The medium and technique have been analysed by Kimberley Muir at the Art Institute of Chicago. 1
The plain-weave canvas was prepared with a dark grey ground. 2 The paints used include lead white, cobalt blue, Prussian blue, iron oxide or earth pigments, vermilion, and bone black. Rubbing and scraping down was part of the painter's process, and in some areas, such as along the horizon, the weave of the canvas is conspicuous. It is painted very thinly, mostly in sweeping horizontal brushstrokes across the canvas. Muir's description of Whistler's technique is very helpful:
'In some areas, the artist applied additional layers of thin, fluid paint on top of the abraded paint, which form more continuous, smooth layers. Overall, the surface ... is very smooth and flat, with only localized use of thick, brush-marked paint: the light-gray streaky clouds in the upper left corner and the local touches of color used for the tiny, flickering lights and reflections in the water and for the moon. The moon was created with relatively thick pale-yellow paint; when this paint was still slightly soft Whistler applied a very thin layer of orange-red paint using a fairly dry brush. The first strokes were applied horizontally and then, over the right third, a final diagonal stroke was added. ... Finally, a stroke of gray paint, used for the mast of the boat below, was pulled through the soft paint.' 3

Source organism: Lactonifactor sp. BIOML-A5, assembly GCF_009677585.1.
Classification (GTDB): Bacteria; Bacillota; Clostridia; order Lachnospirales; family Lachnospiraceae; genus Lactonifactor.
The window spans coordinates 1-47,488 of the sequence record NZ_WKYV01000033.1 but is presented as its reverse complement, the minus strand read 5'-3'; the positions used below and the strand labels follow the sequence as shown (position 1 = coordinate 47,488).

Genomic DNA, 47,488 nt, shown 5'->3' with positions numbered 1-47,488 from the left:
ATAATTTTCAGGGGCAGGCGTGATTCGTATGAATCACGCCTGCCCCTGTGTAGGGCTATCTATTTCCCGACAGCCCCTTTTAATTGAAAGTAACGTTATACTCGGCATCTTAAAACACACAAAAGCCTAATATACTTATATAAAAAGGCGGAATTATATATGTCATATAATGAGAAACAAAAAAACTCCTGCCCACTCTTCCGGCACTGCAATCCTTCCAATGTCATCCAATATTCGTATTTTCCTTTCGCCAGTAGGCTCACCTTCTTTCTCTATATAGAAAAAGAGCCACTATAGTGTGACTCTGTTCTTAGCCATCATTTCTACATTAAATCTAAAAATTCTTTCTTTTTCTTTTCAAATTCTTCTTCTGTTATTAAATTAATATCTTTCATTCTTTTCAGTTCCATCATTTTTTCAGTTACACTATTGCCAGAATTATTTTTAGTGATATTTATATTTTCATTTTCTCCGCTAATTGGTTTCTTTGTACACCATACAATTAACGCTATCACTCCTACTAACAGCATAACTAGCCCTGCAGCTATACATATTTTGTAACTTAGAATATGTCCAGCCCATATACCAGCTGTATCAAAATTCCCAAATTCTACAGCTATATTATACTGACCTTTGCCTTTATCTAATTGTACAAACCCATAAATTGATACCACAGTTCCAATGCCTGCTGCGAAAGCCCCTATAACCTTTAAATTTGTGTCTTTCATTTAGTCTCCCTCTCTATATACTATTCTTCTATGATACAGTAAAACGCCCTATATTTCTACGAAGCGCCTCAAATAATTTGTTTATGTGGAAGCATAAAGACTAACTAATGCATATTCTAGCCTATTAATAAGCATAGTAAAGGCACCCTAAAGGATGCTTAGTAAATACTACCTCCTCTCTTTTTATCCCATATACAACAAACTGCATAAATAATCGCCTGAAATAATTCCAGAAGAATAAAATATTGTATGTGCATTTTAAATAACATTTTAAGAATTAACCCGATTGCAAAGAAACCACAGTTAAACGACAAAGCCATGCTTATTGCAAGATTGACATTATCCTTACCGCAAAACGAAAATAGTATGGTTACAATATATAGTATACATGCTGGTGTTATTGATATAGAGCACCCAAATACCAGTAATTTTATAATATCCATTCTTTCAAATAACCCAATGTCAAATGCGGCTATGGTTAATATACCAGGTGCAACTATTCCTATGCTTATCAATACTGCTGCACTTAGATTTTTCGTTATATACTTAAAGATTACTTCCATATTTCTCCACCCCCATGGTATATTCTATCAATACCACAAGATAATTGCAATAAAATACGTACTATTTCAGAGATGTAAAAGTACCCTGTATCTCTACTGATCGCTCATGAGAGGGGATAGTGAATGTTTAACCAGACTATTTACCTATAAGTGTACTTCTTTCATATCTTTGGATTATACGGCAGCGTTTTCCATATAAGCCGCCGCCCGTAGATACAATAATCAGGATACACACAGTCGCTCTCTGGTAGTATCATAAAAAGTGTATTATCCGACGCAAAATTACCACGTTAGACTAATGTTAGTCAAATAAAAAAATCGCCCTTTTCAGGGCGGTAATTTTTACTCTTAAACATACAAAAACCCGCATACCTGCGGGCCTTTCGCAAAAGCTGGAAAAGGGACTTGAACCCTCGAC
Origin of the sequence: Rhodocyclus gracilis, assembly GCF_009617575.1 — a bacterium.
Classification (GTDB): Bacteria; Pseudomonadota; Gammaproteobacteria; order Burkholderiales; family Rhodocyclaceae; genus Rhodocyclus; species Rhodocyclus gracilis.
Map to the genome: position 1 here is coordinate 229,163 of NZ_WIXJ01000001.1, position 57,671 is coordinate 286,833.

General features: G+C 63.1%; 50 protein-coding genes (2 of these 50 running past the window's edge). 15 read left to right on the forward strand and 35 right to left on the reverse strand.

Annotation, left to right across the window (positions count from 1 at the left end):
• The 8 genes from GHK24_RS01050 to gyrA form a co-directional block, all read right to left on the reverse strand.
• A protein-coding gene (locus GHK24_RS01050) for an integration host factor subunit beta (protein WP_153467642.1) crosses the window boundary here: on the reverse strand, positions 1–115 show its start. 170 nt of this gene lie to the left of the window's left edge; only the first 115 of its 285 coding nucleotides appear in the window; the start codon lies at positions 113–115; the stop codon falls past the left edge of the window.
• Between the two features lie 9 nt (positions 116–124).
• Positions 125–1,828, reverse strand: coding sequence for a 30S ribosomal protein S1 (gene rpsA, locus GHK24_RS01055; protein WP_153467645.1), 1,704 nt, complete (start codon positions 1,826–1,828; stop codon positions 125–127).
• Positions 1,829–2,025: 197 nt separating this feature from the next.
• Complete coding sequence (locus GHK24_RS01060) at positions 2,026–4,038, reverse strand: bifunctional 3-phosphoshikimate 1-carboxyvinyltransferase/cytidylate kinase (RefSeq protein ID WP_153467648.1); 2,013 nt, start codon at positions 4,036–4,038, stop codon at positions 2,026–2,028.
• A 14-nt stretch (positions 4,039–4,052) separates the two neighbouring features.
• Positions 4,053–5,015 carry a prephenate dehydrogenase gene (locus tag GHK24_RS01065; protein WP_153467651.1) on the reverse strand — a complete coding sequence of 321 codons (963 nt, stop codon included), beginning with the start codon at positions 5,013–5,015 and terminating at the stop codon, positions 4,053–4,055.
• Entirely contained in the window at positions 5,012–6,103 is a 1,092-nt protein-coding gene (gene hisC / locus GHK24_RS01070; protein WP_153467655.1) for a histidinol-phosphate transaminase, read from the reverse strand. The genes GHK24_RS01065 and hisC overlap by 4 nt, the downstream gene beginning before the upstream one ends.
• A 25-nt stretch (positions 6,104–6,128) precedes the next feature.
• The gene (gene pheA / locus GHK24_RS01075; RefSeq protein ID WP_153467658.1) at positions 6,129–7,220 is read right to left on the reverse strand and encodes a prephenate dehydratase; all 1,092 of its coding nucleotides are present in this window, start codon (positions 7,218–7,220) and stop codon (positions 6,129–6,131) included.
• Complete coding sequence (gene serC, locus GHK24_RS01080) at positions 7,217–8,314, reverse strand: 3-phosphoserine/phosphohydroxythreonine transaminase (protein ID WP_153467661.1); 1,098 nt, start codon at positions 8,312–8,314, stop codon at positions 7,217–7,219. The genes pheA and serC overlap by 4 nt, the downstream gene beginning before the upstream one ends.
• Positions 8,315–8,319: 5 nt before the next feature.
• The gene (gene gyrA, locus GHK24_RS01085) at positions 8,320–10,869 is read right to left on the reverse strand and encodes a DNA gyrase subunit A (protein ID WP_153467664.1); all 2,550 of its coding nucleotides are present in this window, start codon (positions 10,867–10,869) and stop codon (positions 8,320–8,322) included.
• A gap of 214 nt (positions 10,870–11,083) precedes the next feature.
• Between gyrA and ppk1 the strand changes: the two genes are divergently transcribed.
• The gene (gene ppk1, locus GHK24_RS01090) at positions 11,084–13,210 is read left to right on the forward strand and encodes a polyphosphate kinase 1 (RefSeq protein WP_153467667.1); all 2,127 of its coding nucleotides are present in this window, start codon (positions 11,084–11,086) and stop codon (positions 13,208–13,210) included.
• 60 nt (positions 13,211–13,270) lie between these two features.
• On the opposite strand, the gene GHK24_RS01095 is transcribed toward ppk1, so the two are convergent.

The conservation and condition of the painting are discussed by Kimberley Muir in the Art Institute of Chicago online catalogue. The paint surface appears uneven, possibly due to earlier cleaning. The painting has a slightly yellow and natural-resin varnish. There are small areas of craquelure and retouching. The canvas has been lined, and is in good condition. 4
1900/1919: the painting is currently in a Grau-style American-made frame, probably dating from after 1900, possibly about 1919.
1: Muir, Kimberley, 'Muir, Kimberley, 'Cat. 16 Nocturne: Blue and Gold—Southampton Water, 1872: Technical Summary,' in Whistler Paintings and Drawings at the Art Institute of Chicago, The Art Institute of Chicago, 2020, URL.
2: Muir 2020, op. cit., records this as 'a mixture of lead white and a carbon-based black, but it also contains a range of relatively large, colorful (red, yellow, orange, and brown) iron oxide or earth pigments.'
3: Muir 2020, ibid.
4: Muir 2020, ibid.
Last updated: 5th December 2020 by Margaret